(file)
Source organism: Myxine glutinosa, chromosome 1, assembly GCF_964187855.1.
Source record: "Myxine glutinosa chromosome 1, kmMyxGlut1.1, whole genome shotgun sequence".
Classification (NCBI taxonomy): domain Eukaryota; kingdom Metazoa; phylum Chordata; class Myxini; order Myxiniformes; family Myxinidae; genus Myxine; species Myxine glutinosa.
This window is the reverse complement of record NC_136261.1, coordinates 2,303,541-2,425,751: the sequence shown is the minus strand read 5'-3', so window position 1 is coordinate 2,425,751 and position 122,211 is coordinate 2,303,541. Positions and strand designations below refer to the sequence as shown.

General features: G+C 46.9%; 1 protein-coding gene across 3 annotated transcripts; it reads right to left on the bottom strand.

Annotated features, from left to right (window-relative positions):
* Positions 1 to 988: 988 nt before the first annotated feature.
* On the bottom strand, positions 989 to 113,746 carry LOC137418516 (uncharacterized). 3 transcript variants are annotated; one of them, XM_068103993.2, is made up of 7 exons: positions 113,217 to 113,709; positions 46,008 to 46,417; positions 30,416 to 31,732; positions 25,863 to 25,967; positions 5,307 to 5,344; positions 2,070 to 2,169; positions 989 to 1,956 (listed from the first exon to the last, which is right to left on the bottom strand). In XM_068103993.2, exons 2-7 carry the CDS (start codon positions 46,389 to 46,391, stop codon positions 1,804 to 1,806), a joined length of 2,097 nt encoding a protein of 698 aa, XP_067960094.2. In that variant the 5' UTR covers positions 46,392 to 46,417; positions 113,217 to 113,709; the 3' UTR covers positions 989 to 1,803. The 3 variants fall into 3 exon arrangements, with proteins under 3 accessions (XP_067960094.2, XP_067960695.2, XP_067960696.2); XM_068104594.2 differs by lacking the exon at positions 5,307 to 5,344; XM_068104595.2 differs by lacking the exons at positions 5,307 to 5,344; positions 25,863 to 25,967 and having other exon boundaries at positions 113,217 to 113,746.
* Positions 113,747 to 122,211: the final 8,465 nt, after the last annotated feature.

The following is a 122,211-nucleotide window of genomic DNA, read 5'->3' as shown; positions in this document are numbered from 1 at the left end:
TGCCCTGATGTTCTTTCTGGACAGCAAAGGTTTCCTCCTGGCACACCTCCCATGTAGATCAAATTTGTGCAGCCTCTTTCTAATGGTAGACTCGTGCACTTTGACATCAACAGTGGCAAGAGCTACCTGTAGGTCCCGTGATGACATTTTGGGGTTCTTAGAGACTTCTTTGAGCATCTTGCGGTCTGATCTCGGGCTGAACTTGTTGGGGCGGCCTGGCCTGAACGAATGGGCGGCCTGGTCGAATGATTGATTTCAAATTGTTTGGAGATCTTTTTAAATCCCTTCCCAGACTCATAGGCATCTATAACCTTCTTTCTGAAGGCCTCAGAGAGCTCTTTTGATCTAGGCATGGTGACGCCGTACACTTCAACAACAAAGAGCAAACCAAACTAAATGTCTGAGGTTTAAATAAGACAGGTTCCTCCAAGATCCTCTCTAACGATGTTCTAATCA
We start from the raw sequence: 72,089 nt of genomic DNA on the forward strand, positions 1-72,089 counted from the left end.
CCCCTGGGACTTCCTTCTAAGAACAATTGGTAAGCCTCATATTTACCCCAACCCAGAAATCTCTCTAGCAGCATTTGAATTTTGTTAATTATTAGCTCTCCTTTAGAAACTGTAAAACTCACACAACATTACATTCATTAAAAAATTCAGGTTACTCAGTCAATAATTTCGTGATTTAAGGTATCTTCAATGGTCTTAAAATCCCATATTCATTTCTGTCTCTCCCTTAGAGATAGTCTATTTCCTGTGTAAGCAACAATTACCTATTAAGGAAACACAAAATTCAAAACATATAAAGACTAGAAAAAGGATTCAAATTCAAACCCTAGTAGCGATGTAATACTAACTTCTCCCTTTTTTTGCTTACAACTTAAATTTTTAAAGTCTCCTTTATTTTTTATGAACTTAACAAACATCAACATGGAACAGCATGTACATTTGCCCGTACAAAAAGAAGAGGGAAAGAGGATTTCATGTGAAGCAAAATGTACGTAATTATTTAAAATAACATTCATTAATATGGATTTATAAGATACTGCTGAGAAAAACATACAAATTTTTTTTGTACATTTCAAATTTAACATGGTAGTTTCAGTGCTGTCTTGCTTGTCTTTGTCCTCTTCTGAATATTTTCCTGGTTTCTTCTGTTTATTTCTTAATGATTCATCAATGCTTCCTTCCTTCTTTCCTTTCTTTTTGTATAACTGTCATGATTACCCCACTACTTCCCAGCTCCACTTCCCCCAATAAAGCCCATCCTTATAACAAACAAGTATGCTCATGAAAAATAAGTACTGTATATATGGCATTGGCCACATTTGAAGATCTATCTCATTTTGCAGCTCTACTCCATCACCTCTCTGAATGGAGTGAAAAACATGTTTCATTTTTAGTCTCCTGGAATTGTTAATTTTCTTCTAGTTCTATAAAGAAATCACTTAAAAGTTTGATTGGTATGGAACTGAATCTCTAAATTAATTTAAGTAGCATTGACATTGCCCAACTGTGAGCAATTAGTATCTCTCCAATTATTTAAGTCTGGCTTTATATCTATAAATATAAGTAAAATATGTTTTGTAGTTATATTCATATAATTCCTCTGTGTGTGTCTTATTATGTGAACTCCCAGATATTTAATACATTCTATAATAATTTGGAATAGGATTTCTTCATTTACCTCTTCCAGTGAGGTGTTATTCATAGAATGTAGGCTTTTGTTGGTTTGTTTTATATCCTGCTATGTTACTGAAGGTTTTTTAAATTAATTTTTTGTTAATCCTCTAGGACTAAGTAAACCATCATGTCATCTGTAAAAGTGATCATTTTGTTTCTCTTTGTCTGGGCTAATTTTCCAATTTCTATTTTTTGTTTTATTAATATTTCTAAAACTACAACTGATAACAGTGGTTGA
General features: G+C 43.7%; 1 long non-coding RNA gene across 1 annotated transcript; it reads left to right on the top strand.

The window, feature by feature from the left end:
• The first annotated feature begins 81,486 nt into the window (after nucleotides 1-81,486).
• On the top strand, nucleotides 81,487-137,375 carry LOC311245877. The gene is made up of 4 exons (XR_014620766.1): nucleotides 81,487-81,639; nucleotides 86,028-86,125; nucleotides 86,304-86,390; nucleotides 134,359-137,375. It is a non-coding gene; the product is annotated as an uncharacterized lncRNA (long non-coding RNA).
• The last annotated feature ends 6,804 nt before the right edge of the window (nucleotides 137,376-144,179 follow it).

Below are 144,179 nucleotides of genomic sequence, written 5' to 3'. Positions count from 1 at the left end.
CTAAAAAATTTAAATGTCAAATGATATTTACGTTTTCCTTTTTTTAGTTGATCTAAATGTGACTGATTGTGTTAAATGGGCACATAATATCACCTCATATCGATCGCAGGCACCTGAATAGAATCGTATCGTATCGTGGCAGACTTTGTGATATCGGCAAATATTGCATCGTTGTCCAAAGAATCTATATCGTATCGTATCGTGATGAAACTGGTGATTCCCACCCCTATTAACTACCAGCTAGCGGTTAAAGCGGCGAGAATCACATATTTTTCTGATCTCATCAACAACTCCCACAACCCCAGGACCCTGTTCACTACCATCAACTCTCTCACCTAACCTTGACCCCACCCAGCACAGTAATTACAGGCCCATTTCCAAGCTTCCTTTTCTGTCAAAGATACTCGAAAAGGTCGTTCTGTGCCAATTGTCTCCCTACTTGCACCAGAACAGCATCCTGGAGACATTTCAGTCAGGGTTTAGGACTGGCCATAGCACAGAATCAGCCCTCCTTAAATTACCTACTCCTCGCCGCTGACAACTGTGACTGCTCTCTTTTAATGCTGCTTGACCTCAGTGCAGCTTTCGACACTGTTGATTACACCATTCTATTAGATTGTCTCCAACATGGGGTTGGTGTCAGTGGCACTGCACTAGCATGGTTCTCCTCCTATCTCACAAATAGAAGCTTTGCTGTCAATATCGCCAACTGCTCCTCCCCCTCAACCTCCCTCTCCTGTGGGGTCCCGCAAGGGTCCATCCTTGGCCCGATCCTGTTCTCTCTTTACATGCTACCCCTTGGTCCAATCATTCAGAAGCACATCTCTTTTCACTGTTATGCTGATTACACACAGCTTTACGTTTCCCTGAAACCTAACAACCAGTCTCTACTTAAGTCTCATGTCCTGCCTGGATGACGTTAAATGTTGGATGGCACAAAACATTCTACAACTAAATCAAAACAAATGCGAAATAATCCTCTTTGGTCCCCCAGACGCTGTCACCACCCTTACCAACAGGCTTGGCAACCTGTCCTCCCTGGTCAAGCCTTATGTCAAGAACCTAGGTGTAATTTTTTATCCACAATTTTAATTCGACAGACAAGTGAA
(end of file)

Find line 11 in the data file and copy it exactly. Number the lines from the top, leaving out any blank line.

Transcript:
TGCCCTGATGTTCTTTCTGGACAGCAAAGGTTTCCTCCTGGCACACCTCCCATGTAGATCAAATTTGTGCAGCCTCTTTCTAATGGTAGACTCGTGCACTTTGACATCAACAGTGGCAAGAGCTACCTGTAGGTCCCGTGATGACATTTTGGGGTTCTTAGAGACTTCTTTGAGCATCTTGCGGTCTGATCTCGGGCTGAACTTGTTGGGGCGGCCTGGCCTGAACGAATGGGCGGCCTGGTCGAATGATTGATTTCAAATTGTTTGGAGATCTTTTTAAATCCCTTCCCAGACTCATAGGCATCTATAACCTTCTTTCTGAAGGCCTCAGAGAGCTCTTTTGATCTAGGCATGGTGACGCCGTACACTTCAACAACAAAGAGCAAACCAAACTAAATGTCTGAGGTTTAAATAAGACAGGTTCCTCCAAGATCCTCTCTAACGATGTTCTAATCA